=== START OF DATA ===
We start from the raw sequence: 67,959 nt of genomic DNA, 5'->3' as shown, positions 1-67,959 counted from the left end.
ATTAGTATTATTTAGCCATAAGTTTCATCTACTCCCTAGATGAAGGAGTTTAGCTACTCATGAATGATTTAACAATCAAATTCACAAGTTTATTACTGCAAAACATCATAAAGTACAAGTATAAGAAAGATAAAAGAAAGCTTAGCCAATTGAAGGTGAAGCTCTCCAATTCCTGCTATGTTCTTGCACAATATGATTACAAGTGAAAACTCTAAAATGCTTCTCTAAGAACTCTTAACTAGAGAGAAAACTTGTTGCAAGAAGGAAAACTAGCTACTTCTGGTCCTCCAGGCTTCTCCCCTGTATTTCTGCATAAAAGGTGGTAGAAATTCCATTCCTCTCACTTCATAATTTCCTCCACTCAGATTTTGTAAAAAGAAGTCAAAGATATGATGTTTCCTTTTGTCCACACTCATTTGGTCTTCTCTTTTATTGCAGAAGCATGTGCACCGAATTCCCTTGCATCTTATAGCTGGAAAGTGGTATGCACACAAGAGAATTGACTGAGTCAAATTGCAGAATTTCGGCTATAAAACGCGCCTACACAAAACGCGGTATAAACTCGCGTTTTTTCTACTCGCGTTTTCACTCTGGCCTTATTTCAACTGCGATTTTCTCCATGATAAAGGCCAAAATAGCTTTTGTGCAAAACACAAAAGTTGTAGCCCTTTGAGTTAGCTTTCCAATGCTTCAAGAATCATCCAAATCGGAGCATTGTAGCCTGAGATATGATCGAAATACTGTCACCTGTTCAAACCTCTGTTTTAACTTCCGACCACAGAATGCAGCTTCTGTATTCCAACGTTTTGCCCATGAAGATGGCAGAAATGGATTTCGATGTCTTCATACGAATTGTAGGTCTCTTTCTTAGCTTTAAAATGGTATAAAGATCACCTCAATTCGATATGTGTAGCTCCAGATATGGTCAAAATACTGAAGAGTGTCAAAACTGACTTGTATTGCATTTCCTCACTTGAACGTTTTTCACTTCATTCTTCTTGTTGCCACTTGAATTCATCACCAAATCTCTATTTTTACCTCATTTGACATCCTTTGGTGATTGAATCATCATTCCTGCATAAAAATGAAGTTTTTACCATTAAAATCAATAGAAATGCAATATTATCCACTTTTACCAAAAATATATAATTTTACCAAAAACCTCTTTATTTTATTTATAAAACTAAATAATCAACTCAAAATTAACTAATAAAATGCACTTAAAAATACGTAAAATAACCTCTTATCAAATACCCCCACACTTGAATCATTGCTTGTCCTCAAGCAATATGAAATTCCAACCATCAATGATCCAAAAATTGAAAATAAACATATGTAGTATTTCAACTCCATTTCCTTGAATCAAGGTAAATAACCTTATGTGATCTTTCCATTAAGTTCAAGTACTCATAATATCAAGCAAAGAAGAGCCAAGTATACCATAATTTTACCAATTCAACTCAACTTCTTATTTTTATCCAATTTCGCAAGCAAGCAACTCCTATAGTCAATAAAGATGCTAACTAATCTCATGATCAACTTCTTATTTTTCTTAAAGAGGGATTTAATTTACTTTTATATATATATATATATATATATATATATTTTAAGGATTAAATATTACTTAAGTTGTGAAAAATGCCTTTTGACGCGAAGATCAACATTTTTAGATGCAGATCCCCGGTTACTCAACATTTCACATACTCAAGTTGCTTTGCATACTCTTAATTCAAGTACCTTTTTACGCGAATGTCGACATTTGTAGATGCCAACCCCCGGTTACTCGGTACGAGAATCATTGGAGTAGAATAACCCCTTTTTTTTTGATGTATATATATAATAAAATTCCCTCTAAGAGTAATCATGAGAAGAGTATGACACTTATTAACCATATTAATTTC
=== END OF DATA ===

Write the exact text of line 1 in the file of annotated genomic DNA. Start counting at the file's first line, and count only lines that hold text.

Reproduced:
We start from the raw sequence: 67,959 nt of genomic DNA, 5'->3' as shown, positions 1-67,959 counted from the left end.